USS Melvin DD-680 (1943-1974)
The USS Melvin (DD-680) was the second of two Navy ships named to honor Lieutenant John T. Melvin. The midshipman began his service in 1907 and joined the Naval Reserve in 1917. He died on November 5, 1917, when his patrol boat, the Alcedo, was sunk by a German U-boat. The Melvin, a Fletcher-class destroyer, measured 376’6”. It was built in New Jersey and launched in October of 1943. Commander Warner R. Edsall took Melvin through shakedown and then sailed for Hawaii.
Action in World War II
In Pearl Harbor, the Melvin patrolled for submarines. The destroyer then helped blockade Japanese holdings in the Marshall Islands before returning to Hawaii for fire support training. The training was soon expertly applied as she battled near Saipan and bombarded Tinian.
The summer of 1944, the Melvin screened convoys en route to Guam, took part in the capturing of Palau, and joined Task Force 33 for a bloodless capture of Ulithi. The ship then escorted naval vessels to Hollandia and helped make preparations for the Leyte invasion. The Leyte preparations, conducted with Task Force 79, involved screening landing craft for use in the assault. The Melvin saw battle during this patrol, joining in on the torpedo attacks that launched the Battle of Surigao Strait.
Following the Allied success in Surigao, she returned to Hollandia for escort duty to the Philippine Islands, Manus, and Lingayen Gulf. The crew fought off kamikazes from all directions; the enemy appeared as swimmers, sailors, and pilots, but did not damage the Melvin.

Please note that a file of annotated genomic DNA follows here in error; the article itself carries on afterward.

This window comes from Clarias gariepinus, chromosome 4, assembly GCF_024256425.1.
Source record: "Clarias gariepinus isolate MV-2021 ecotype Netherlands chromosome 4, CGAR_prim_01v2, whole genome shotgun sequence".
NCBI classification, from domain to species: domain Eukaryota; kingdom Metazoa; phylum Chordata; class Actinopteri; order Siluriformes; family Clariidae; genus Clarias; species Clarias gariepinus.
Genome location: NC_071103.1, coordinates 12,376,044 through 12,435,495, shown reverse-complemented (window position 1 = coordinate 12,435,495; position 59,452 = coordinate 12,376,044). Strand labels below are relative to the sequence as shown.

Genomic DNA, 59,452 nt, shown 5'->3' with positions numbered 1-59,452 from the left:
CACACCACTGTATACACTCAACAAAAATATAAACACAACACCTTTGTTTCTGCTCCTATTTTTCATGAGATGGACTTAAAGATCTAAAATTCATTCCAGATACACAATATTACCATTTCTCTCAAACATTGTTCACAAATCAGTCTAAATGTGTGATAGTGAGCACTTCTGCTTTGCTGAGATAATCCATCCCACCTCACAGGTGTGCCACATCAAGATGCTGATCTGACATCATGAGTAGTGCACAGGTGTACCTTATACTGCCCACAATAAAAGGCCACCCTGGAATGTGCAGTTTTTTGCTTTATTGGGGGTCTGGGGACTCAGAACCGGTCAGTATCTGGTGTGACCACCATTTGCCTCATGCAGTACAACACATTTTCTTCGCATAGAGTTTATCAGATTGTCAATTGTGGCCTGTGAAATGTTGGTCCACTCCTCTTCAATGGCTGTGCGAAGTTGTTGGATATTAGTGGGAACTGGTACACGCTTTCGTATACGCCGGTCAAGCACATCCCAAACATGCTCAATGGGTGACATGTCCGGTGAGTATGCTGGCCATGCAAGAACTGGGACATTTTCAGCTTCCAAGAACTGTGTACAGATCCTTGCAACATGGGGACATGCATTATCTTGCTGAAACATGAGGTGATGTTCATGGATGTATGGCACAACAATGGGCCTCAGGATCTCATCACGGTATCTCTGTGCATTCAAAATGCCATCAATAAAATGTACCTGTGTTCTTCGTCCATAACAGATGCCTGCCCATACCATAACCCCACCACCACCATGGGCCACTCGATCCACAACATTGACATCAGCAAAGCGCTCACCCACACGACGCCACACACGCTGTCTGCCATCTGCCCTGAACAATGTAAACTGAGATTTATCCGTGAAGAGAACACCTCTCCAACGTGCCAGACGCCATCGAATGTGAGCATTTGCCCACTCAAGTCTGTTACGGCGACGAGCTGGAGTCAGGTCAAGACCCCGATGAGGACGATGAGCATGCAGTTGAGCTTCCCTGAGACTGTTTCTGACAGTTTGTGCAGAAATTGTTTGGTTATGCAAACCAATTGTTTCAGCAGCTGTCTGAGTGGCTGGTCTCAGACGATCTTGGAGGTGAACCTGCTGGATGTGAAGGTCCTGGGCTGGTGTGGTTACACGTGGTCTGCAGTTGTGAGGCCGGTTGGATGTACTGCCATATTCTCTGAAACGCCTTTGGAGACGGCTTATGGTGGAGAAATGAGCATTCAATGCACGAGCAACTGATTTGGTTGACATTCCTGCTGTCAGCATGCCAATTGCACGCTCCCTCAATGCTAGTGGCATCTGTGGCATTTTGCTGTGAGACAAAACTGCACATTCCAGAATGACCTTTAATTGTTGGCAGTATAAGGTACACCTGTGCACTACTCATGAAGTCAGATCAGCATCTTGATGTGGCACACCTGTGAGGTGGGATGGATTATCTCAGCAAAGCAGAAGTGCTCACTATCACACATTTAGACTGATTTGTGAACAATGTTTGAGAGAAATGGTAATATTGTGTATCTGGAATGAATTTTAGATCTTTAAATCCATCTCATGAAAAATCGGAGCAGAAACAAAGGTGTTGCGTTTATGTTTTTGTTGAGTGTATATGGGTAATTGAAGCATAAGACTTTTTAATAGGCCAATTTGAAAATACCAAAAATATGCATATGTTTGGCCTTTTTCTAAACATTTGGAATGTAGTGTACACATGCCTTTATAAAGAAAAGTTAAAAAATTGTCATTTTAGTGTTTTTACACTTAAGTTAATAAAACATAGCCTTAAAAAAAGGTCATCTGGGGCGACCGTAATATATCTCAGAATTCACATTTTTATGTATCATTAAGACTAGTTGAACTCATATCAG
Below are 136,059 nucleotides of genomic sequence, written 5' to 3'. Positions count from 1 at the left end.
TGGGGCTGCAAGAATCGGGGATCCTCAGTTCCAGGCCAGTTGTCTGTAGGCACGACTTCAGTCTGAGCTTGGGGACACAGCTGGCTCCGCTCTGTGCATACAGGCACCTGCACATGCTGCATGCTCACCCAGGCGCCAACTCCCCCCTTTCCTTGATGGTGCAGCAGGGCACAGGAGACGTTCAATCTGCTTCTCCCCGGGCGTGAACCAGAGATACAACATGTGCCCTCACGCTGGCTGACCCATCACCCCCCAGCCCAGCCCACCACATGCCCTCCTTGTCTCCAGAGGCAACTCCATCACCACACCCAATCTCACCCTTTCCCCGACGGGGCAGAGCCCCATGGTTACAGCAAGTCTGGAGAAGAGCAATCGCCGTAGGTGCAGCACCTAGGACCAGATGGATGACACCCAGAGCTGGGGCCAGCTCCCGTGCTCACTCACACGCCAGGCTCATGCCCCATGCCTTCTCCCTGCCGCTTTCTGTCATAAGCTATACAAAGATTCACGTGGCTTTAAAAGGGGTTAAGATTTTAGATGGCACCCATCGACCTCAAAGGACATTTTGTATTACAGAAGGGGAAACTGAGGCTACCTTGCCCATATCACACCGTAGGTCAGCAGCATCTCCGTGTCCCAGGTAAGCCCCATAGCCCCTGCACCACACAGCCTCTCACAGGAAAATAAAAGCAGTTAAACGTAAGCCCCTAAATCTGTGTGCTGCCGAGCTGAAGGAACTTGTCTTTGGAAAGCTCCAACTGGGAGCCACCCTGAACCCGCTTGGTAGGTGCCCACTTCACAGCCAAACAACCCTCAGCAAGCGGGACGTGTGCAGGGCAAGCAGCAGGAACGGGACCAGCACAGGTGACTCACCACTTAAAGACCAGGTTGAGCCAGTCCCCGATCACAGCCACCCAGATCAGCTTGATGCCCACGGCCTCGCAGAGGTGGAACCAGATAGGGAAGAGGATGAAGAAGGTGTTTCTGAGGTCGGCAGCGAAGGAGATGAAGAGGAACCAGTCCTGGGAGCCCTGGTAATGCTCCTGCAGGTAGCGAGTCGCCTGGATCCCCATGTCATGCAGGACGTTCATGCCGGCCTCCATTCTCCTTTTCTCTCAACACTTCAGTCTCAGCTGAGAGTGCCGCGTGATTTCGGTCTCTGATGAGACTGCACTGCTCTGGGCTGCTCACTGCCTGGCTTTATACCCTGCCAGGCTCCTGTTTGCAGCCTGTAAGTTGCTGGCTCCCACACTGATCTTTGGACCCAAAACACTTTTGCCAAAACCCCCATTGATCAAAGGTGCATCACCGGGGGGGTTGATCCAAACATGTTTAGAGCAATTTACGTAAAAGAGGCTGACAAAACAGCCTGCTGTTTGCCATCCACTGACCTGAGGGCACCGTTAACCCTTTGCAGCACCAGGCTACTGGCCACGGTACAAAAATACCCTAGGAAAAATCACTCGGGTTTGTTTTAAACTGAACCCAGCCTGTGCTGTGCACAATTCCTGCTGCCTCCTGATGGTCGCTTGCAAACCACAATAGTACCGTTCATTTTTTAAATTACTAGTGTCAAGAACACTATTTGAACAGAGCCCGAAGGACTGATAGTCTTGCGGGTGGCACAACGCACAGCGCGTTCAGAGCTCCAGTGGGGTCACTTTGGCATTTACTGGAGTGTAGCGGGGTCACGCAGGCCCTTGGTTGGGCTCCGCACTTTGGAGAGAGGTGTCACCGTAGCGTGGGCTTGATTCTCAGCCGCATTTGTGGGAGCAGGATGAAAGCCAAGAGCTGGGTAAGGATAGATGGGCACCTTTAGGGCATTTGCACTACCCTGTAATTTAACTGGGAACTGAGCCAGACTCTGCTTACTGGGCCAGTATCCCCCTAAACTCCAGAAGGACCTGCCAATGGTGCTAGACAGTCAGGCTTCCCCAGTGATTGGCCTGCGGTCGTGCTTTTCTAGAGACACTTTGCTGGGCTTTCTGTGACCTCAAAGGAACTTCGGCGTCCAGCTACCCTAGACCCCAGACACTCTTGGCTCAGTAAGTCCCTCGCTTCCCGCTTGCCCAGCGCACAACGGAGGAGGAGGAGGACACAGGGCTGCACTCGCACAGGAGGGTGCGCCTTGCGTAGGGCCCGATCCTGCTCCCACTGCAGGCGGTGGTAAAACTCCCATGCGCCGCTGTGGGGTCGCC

Iwo Jima and Okinawa were next on the agenda. The Melvin provided air cover during the campaign in Iwo Jima and splashed three enemy fighter planes. The destroyer spent two months at sea for the Okinawa campaign, acting as guard, fire patrol, and radar picket station. The crew enjoyed a brief respite in the Caroline Islands in mid-May but returned to the Ryukyus Islands for raids at the end of the month.
The Melvin’sfinal deployment was underway on July 1st. For six weeks the crew shelled and bombed industrial and military centers from off the coast of Honshu and Hokkaido. The ship’s final patrol involved occupation duty with minesweepers off the northern coast of Honshu.
After the War
The USS Melvin was decommissioned in May of 1946 and joined the Pacific Reserve Fleet. The vessel was briefly reactivated in 1951 to assist the United Nations during the Korean Conflict. She was again decommissioned in 1954 but remained in the Atlantic Reserve Fleet until 1974.
Asbestos in Navy Ships
Although an essential component of the naval fleet, especially during World War II, naval destroyers also pose a lasting health risk to soldiers serving on them. Unfortunately, products containing asbestos were common, especially on older ships, because of the material’s high resistance to heat and fire. Despite its value as an insulator, asbestos fiber intake can lead to several serious health consequences, including mesothelioma, a devastating cancer without cure. Current and former military personnel who came into contact with these ships should seek immediate medical attention in order to detect possible health consequences associated with asbestos exposure.